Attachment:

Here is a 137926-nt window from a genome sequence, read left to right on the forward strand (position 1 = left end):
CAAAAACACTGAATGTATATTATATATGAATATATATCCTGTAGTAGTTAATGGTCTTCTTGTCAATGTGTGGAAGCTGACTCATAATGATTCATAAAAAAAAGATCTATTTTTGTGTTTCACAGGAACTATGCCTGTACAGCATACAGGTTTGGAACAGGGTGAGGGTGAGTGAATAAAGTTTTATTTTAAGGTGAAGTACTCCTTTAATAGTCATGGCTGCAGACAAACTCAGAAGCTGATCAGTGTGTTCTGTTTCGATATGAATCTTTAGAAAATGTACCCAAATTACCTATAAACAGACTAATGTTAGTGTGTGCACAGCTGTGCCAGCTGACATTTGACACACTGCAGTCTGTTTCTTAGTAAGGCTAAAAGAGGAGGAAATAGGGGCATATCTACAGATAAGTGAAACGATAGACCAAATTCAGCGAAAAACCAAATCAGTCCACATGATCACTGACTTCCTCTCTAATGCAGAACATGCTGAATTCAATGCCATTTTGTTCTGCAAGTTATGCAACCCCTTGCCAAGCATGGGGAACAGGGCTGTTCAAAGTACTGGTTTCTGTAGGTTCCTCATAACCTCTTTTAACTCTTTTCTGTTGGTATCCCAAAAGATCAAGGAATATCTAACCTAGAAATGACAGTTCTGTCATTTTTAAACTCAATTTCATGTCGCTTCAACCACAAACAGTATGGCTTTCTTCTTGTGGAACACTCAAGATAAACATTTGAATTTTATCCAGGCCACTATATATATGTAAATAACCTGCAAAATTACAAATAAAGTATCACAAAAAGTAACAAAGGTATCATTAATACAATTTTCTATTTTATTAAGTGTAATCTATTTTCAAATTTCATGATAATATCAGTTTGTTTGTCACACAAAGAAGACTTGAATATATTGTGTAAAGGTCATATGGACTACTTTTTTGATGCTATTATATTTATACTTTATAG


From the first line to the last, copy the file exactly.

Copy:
Here is a 137926-nt window from a genome sequence, read left to right on the forward strand (position 1 = left end):
CAAAAACACTGAATGTATATTATATATGAATATATATCCTGTAGTAGTTAATGGTCTTCTTGTCAATGTGTGGAAGCTGACTCATAATGATTCATAAAAAAAAGATCTATTTTTGTGTTTCACAGGAACTATGCCTGTACAGCATACAGGTTTGGAACAGGGTGAGGGTGAGTGAATAAAGTTTTATTTTAAGGTGAAGTACTCCTTTAATAGTCATGGCTGCAGACAAACTCAGAAGCTGATCAGTGTGTTCTGTTTCGATATGAATCTTTAGAAAATGTACCCAAATTACCTATAAACAGACTAATGTTAGTGTGTGCACAGCTGTGCCAGCTGACATTTGACACACTGCAGTCTGTTTCTTAGTAAGGCTAAAAGAGGAGGAAATAGGGGCATATCTACAGATAAGTGAAACGATAGACCAAATTCAGCGAAAAACCAAATCAGTCCACATGATCACTGACTTCCTCTCTAATGCAGAACATGCTGAATTCAATGCCATTTTGTTCTGCAAGTTATGCAACCCCTTGCCAAGCATGGGGAACAGGGCTGTTCAAAGTACTGGTTTCTGTAGGTTCCTCATAACCTCTTTTAACTCTTTTCTGTTGGTATCCCAAAAGATCAAGGAATATCTAACCTAGAAATGACAGTTCTGTCATTTTTAAACTCAATTTCATGTCGCTTCAACCACAAACAGTATGGCTTTCTTCTTGTGGAACACTCAAGATAAACATTTGAATTTTATCCAGGCCACTATATATATGTAAATAACCTGCAAAATTACAAATAAAGTATCACAAAAAGTAACAAAGGTATCATTAATACAATTTTCTATTTTATTAAGTGTAATCTATTTTCAAATTTCATGATAATATCAGTTTGTTTGTCACACAAAGAAGACTTGAATATATTGTGTAAAGGTCATATGGACTACTTTTTTGATGCTATTATATTTATACTTTATAG